I'm not sure what happened at halftime but I'm sure asses were chewed, necks were wrung and Gatorade was drunk. Whatever the trick, it worked. LSU opened the third quarter with a 9-play, 80-yard scoring drive. In a single drive, they amassed more yards than they managed in the entire 1st half. The defense stood up as well, putting down Croyle immediately, stuffing Darby and then sacking Croyle for another 10-yard loss for an impressive -11 yard drive to open the half. The stuff put LSU in favorable field position, and a long pass from Russell to Bowe for 29 yards meant scoring was in sight. But the Bama defense stood up and held LSU to a field goal. What LSU couldn't do in 30 minutes in the first half, they turned around in did in 10 minutes in the 3rd quarter.
Now tied, the game reached another level of intensity. It was maybe the first of those aforementioned Ali/Frazier slug fests, with each team trading blows. For all the offensive production Alabama managed in the first half, they limped through the 2nd, putting up drives of 0, -4, -11 and 6 yards and never amassing more than 25 yards on a single drive. Yet, LSU's early offensive fireworks of the 2nd half soon died out, as the typically strong Bama defense put the clamps down.
The tie looked to be knotted tight. Only LSU ever threatened, after getting a strong defensive stand and starting field position on the 50. They matriculated 19 yards into Bama territory, sputtering after an incomplete pass to Jacob Hester with only a minute left on the clock. Chris Jackson attempted, and missed, a 49-yard field goal. Bama got the ball with 54 seconds remaining. They worked their way to the LSU 49 before attempting a last minute-pass with :02 remaining in regulation. Coffee took the pass with a lot of field in front of him, but was eventually wrangled down at the 10 to send the game to OT.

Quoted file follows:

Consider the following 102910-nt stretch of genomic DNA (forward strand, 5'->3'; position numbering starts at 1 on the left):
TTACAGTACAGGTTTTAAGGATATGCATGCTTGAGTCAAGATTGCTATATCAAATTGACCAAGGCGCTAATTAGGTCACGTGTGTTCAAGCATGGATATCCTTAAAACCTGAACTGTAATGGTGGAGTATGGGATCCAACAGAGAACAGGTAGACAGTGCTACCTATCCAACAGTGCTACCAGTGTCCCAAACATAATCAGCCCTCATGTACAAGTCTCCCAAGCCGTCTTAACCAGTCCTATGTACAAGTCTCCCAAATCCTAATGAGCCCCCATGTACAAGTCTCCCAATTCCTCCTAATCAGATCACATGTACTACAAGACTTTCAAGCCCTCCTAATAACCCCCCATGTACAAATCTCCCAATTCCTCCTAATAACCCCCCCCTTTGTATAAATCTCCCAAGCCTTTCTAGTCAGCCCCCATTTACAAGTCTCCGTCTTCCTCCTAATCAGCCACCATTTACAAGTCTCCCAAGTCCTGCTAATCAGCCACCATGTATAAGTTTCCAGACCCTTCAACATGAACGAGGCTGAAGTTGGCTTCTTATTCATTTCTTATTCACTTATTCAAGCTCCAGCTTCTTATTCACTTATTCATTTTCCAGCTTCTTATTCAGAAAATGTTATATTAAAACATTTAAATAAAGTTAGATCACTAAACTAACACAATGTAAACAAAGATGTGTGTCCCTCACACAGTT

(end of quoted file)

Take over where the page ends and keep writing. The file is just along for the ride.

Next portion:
It wouldn't have been surprising had this game gone 19 OTs without another point scored. It just seemed like that was the direction this one was headed. Instead? It ended rather quickly. Bama took the ball first and after an illegal shift moving them backward, they completed a 9-yard pass to DJ Hall. Darby picked up four more, putting them in a favorable 3rd and 2, but the LSU defense stood up again, holding Alabama to a field-goal attempt. Their offense wouldn't see the field again.
LSU took the ball and quickly moved to the Alabama 12, but stared down a 3rd and 7 against a defense not inclined to yield big plays. Bowe and Davis split out wide with Hester and Vincent lined up in the backfield in the I. Russell peeks at the defense and makes a couple slight adjustments, one sending Hester to the left. The initial routes prove fruitless. The OL does an outstanding job protecting but with the rush bearing down, Russell scrambles right, pulls up and fires a bullet right through the heart of Tuscaloosa into the waiting arms of Dwayne Bowe. Goodbye SEC West Championship, goodbye SEC Championship, goodbye National Championship, goodbye Alabama.
I just remember this one felt good. 2005 was inordinately long due to all the Katrina struggles and sans that stupid storm, this team would probably have been in the BCS that season. Instead, we wind up an impressive 11-2 and finish with an ass whooping against Miami, which we've already covered. It's probably one of the best coaching jobs in Miles' tenure all things considered.